During the Eidl Fitr long weekend, a cousin treated us, her generational-level relatives, to Starbucks at Luisita, Tarlac. We were there to just grab coffee and go, since the grown-ups had already gone on ahead to the house.
When we were exiting the shop, our cousin turned and went back to get more paper napkins at the high round bar where the orders get picked-up. Staff scurried back and forth, none seeing her at the bar. Our cousin stood quietly, eyes scanning to see who might be free enough to help her out.
Waiting and watching, I noticed a young man leaning against the wall by the bar. He was of average height, for a guy, and of average body build, with the added sproinginess that young bodies have. A beige-dirt brown T-shirt hugged his torso lightly, while a beanie of the same shade pulled his hair off his face, the visible inch of it stretched back . His sling bag was the same color as both. He was altogether nondescript–but undeniably noticeable all the same.
From the moment he entered Starbucks, I noticed the difference. Maybe it was the way he ignored the menu, which is the first thing customers look at. Maybe it was the way he entered, not glancing around for a table or friend. And later, it was in the way he stood by the bar, sipping quietly at a frapp the same color as his clothing, leaning against the wall. No employee bothered that he was practically in the entrance to the counter. Ah, I thought. Staff off-duty.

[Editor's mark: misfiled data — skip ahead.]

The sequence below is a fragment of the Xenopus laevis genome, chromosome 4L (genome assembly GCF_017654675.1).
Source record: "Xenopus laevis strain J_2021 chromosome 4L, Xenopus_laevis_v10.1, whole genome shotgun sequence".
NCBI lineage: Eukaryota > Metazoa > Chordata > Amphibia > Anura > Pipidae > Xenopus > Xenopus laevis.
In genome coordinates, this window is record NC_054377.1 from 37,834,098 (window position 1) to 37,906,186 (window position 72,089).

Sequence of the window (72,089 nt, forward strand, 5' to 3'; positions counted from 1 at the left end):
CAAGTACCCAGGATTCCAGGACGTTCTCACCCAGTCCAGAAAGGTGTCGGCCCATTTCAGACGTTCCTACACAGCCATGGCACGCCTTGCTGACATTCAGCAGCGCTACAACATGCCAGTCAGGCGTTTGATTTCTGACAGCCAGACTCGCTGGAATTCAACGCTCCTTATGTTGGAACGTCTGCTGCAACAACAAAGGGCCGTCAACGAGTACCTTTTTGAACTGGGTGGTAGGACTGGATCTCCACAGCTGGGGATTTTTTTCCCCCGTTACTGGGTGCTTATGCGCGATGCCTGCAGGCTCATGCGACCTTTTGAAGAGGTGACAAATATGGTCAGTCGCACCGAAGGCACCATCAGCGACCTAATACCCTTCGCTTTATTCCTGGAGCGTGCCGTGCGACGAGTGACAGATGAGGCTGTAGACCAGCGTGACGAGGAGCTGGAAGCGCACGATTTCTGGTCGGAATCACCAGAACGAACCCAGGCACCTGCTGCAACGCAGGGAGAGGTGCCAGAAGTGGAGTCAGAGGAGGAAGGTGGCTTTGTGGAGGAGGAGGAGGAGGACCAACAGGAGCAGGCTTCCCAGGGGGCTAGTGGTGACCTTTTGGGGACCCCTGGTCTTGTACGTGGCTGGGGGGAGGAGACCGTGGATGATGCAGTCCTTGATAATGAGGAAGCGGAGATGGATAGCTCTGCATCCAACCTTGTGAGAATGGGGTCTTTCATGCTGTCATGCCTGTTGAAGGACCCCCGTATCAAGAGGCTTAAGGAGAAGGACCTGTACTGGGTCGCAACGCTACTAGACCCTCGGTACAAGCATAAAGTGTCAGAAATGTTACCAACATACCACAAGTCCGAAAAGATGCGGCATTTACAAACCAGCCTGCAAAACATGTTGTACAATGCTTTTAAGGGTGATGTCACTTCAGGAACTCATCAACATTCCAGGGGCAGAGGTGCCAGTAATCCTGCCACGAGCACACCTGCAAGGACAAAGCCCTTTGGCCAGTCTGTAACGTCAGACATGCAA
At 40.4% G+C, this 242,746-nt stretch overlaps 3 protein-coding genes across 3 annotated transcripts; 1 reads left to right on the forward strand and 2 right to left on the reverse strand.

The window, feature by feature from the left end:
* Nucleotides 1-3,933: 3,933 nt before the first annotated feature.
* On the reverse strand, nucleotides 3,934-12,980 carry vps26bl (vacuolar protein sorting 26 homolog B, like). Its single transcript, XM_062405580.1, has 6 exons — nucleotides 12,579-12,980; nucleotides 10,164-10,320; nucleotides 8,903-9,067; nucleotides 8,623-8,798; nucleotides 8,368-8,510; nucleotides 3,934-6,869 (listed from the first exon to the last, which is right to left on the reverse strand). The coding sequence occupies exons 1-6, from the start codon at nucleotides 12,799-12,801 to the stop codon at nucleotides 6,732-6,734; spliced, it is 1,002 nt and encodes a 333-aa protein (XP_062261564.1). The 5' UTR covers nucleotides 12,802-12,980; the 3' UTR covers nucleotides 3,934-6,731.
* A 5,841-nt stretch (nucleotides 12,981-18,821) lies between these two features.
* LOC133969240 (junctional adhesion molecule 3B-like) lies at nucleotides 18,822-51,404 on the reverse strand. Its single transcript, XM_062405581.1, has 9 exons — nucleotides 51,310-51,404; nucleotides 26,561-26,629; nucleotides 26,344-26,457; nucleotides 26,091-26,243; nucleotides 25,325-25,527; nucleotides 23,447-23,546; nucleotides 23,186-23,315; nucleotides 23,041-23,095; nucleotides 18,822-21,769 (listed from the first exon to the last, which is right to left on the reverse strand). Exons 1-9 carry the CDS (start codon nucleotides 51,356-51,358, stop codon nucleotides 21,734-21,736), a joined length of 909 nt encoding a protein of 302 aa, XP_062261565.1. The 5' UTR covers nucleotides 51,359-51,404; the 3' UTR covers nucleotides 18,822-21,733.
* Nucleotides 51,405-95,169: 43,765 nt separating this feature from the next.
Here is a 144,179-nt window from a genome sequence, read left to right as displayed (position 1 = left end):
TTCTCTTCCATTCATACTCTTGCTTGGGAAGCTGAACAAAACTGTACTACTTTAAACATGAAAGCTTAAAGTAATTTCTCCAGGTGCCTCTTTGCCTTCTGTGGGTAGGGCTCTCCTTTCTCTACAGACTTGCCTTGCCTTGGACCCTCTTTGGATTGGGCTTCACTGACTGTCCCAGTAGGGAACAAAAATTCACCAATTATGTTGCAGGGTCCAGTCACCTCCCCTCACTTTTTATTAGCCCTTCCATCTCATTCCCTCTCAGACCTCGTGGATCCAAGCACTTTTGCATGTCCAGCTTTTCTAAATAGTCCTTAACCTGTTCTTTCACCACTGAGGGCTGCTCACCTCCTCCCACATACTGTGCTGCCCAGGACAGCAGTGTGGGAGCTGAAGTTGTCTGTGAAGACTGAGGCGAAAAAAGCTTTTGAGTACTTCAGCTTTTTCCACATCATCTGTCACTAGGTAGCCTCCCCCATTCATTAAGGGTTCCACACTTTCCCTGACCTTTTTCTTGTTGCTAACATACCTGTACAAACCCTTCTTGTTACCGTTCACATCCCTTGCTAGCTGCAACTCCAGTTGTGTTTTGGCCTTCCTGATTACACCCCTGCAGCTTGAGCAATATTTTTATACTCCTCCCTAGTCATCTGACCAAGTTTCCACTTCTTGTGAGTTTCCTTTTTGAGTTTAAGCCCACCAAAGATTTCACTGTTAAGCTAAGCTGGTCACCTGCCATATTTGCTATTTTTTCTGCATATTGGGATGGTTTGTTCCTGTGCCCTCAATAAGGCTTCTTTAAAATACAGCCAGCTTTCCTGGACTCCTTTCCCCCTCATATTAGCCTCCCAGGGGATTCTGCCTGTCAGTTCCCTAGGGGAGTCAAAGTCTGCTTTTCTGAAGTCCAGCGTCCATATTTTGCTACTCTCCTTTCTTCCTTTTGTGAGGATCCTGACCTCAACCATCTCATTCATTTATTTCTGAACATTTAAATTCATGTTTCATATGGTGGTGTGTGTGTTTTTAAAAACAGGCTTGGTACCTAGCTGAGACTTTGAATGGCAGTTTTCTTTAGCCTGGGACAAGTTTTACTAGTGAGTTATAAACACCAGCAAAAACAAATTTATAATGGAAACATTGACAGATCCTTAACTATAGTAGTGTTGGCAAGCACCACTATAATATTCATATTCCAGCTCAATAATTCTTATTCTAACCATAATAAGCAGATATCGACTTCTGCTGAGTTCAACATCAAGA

However, he happened to be the only person around when our cousin was waiting at the bar. As she glanced around for help, the beige boy pulled his frapp from his mouth and leant forward. Our cousin answered his raised eyebrows and querying smile with her request, and he promptly reached over the bar and handed her a fair-sized stack of paper napkins. After a smiled welcome to her thanks, he returned to his frapp.